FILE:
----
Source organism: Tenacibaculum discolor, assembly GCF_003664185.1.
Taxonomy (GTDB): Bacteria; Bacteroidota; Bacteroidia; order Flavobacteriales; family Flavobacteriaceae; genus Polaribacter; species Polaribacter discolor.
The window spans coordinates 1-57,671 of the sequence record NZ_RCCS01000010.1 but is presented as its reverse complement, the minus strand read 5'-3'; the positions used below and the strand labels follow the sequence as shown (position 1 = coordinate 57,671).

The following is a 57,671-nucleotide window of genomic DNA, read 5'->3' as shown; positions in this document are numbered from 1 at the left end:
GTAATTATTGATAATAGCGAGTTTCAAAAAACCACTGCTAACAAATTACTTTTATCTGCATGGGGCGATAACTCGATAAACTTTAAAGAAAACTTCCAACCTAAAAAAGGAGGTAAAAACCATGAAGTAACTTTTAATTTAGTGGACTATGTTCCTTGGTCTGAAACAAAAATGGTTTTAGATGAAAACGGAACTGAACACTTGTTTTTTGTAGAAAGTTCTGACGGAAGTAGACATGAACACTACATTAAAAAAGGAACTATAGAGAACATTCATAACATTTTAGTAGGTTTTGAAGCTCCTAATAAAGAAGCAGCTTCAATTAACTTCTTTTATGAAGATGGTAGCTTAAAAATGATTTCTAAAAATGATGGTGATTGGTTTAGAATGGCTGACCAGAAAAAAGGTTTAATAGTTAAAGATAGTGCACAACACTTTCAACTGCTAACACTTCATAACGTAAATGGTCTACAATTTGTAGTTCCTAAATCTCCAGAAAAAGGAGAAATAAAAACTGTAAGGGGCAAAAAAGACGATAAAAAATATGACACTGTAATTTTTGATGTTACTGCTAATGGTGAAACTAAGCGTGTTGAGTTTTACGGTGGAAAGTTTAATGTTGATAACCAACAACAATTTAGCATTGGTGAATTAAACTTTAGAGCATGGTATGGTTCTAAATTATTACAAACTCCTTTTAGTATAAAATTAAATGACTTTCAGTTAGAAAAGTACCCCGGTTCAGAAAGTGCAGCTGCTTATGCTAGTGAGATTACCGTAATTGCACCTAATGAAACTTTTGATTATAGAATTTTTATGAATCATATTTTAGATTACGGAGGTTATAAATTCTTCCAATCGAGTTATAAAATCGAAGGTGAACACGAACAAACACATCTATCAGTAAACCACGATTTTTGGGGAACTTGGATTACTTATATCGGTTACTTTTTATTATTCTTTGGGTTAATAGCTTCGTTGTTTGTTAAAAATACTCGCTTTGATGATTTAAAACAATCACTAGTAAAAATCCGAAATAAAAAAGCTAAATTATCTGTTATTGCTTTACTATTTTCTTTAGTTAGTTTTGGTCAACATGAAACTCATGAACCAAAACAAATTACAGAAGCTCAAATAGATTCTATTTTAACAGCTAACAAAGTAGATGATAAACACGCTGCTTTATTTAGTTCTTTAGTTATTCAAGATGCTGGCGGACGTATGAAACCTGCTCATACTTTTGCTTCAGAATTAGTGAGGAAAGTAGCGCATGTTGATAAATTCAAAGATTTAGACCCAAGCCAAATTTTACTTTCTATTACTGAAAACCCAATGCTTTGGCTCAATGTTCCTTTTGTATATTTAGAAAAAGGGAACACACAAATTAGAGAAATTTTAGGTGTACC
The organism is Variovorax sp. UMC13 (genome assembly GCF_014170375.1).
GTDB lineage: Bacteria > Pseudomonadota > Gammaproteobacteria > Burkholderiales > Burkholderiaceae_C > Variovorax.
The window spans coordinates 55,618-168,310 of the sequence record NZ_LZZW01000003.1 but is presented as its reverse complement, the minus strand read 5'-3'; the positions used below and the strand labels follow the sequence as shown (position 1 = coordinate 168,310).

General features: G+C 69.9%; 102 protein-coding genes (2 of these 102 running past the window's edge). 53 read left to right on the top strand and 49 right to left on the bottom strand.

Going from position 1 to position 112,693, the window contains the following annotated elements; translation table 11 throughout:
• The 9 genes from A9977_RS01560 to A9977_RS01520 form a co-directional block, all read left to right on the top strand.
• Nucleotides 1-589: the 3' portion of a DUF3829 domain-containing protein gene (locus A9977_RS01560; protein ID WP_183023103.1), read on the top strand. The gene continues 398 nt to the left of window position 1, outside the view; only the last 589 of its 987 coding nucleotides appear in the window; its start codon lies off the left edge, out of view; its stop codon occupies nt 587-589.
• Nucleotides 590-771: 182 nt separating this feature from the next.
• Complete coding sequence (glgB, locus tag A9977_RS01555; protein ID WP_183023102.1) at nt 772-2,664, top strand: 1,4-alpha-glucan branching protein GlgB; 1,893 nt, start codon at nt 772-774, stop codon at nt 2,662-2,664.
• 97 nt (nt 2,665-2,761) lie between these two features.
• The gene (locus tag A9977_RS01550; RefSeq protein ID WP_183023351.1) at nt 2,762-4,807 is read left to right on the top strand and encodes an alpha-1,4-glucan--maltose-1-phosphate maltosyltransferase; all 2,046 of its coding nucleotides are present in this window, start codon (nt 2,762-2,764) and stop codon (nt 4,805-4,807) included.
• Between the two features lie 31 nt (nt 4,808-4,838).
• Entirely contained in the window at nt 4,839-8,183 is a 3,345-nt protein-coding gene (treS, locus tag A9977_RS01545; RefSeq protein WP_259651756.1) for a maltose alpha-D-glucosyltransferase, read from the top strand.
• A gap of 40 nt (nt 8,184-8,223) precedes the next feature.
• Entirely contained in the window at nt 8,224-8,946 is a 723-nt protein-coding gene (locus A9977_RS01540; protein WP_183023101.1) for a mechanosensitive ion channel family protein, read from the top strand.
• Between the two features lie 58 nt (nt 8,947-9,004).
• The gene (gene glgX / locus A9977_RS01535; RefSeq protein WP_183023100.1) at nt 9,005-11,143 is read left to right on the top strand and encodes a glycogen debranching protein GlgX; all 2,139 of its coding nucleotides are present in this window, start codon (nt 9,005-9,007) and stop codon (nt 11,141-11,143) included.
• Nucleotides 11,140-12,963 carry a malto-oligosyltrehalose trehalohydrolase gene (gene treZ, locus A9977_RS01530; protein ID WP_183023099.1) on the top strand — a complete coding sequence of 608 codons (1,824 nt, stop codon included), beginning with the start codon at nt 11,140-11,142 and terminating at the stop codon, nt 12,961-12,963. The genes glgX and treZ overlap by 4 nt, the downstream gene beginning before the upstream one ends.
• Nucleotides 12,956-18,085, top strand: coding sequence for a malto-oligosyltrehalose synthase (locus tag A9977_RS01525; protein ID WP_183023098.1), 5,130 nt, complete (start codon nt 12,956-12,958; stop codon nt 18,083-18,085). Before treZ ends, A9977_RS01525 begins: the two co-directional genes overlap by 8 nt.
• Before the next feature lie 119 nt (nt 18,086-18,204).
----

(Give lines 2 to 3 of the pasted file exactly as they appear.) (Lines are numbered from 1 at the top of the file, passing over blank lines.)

Taxonomy (GTDB): Bacteria; Bacteroidota; Bacteroidia; order Flavobacteriales; family Flavobacteriaceae; genus Polaribacter; species Polaribacter discolor.
The window spans coordinates 1-57,671 of the sequence record NZ_RCCS01000010.1 but is presented as its reverse complement, the minus strand read 5'-3'; the positions used below and the strand labels follow the sequence as shown (position 1 = coordinate 57,671).